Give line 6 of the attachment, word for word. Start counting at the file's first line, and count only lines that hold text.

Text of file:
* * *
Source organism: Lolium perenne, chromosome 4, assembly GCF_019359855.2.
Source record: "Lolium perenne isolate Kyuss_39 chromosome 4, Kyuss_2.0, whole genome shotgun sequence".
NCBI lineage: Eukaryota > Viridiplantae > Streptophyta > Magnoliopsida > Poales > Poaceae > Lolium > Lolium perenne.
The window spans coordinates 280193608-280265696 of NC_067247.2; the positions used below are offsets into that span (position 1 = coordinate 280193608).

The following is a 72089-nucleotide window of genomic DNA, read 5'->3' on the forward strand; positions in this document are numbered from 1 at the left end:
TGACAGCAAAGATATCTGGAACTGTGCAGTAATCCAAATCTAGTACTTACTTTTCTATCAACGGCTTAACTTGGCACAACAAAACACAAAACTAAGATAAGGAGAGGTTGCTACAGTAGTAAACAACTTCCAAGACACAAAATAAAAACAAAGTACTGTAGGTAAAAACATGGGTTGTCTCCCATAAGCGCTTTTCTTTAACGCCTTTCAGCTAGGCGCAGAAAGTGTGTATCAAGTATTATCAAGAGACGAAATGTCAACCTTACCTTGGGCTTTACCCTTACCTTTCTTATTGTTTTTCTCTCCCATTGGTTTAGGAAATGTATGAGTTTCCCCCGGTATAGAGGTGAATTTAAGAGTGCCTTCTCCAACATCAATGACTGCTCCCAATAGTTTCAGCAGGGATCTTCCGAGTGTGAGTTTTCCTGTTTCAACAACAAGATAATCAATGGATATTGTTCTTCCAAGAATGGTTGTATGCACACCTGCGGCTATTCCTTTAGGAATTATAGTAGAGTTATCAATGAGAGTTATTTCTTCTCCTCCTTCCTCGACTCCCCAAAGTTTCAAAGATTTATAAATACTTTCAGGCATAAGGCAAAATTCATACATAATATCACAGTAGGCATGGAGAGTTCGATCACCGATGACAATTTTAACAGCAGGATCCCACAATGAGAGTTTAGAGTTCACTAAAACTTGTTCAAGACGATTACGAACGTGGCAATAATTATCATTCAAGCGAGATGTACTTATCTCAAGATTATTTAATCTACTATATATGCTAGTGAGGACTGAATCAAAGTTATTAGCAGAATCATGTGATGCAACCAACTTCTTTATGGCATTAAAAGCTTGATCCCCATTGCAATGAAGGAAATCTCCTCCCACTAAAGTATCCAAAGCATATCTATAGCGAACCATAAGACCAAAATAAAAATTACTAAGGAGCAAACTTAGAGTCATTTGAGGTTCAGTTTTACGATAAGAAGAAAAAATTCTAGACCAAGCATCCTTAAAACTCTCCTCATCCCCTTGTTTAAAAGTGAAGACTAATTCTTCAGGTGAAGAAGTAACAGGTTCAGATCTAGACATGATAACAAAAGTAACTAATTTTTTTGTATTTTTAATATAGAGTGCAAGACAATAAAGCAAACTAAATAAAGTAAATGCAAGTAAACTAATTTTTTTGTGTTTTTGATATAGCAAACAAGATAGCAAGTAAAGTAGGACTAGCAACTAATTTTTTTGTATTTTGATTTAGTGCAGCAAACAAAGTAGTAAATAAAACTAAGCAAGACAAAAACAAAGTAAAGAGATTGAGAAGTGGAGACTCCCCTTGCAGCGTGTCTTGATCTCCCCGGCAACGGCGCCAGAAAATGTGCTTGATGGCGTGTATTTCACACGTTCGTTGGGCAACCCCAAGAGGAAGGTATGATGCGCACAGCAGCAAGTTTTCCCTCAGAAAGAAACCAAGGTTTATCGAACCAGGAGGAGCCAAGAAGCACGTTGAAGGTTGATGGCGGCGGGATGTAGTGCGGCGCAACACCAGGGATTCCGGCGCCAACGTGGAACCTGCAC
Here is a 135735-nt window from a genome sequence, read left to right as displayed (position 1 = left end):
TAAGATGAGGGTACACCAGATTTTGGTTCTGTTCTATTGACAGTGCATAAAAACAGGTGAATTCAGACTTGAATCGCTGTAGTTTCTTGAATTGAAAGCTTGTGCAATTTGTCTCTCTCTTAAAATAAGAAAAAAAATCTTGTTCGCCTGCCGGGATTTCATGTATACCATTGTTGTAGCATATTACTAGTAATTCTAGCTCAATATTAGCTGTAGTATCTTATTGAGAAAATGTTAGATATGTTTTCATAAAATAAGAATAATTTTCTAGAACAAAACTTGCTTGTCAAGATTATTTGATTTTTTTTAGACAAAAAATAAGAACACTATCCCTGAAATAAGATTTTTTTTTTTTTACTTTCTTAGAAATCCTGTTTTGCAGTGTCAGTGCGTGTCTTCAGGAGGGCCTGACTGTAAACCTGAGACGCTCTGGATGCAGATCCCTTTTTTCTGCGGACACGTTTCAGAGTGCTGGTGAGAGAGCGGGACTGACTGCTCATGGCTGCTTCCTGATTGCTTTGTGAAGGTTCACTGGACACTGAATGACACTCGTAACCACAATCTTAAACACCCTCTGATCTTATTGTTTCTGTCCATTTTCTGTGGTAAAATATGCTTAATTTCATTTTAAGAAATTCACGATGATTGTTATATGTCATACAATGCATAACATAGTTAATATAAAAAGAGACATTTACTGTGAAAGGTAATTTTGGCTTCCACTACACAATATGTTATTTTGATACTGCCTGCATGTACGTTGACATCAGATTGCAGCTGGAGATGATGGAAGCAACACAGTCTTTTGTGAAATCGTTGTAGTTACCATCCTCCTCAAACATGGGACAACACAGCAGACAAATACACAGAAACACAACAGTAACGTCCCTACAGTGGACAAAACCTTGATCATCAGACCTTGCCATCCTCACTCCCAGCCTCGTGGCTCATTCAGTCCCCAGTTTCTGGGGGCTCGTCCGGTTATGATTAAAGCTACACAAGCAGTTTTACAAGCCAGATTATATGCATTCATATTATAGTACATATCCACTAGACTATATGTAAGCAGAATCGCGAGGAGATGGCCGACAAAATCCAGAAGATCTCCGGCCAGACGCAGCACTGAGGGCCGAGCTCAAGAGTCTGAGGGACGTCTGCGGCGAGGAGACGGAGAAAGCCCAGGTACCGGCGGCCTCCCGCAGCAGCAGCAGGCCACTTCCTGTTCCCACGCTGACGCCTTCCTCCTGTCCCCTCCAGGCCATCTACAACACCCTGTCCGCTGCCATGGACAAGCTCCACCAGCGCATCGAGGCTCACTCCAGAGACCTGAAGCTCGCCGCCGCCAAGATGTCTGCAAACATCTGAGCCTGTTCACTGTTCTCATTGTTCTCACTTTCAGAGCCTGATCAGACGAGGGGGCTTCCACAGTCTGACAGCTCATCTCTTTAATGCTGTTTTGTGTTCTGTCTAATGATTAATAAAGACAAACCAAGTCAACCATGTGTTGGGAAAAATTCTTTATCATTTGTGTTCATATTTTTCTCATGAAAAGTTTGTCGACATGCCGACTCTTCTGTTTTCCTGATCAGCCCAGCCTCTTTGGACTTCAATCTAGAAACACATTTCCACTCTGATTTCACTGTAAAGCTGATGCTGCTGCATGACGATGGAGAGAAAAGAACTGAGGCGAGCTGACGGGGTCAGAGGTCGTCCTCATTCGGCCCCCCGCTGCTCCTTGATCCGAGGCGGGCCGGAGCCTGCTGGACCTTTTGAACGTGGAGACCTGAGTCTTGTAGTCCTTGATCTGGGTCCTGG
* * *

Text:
TGACAGCAAAGATATCTGGAACTGTGCAGTAATCCAAATCTAGTACTTACTTTTCTATCAACGGCTTAACTTGGCACAACAAAACACAAAACTAAGATAAGGAGAGGTTGCTACAGTAGTAAACAACTTCCAAGACACAAAATAAAAACAAAGTACTGTAGGTAAAAACATGGGTTGTCTCCCATAAGCGCTTTTCTTTAACGCCTTTCAGCTAGGCGCAGAAAGTGTGTATCAAGTATTATCAAGAGACGAAATGTCAACCTTACCTTGGGCTTTACCCTTACCTTTCTTATTGTTTTTCTCTCCCATTGGTTTAGGAAATGTATGAGTTTCCCCCGGTATAGAGGTGAATTTAAGAGTGCCTTCTCCAACATCAATGACTGCTCCCAATAGTTTCAGCAGGGATCTTCCGAGTGTGAGTTTTCCTGTTTCAACAACAAGATAATCAATGGATATTGTTCTTCCAAGAATGGTTGTATGCACACCTGCGGCTATTCCTTTAGGAATTATAGTAGAGTTATCAATGAGAGTTATTTCTTCTCCTCCTTCCTCGACTCCCCAAAGTTTCAAAGATTTATAAATACTTTCAGGCATAAGGCAAAATTCATACATAATATCACAGTAGGCATGGAGAGTTCGATCACCGATGACAATTTTAACAGCAGGATCCCACAATGAGAGTTTAGAGTTCACTAAAACTTGTTCAAGACGATTACGAACGTGGCAATAATTATCATTCAAGCGAGATGTACTTATCTCAAGATTATTTAATCTACTATATATGCTAGTGAGGACTGAATCAAAGTTATTAGCAGAATCATGTGATGCAACCAACTTCTTTATGGCATTAAAAGCTTGATCCCCATTGCAATGAAGGAAATCTCCTCCCACTAAAGTATCCAAAGCATATCTATAGCGAACCATAAGACCAAAATAAAAATTACTAAGGAGCAAACTTAGAGTCATTTGAGGTTCAGTTTTACGATAAGAAGAAAAAATTCTAGACCAAGCATCCTTAAAACTCTCCTCATCCCCTTGTTTAAAAGTGAAGACTAATTCTTCAGGTGAAGAAGTAACAGGTTCAGATCTAGACATGATAACAAAAGTAACTAATTTTTTTGTATTTTTAATATAGAGTGCAAGACAATAAAGCAAACTAAATAAAGTAAATGCAAGTAAACTAATTTTTTTGTGTTTTTGATATAGCAAACAAGATAGCAAGTAAAGTAGGACTAGCAACTAATTTTTTTGTATTTTGATTTAGTGCAGCAAACAAAGTAGTAAATAAAACTAAGCAAGACAAAAACAAAGTAAAGAGATTGAGAAGTGGAGACTCCCCTTGCAGCGTGTCTTGATCTCCCCGGCAACGGCGCCAGAAAATGTGCTTGATGGCGTGTATTTCACACGTTCGTTGGGCAACCCCAAGAGGAAGGTATGATGCGCACAGCAGCAAGTTTTCCCTCAGAAAGAAACCAAGGTTTATCGAACCAGGAGGAGCCAAGAAGCACGTTGAAGGTTGATGGCGGCGGGATGTAGTGCGGCGCAACACCAGGGATTCCGGCGCCAACGTGGAACCTGCAC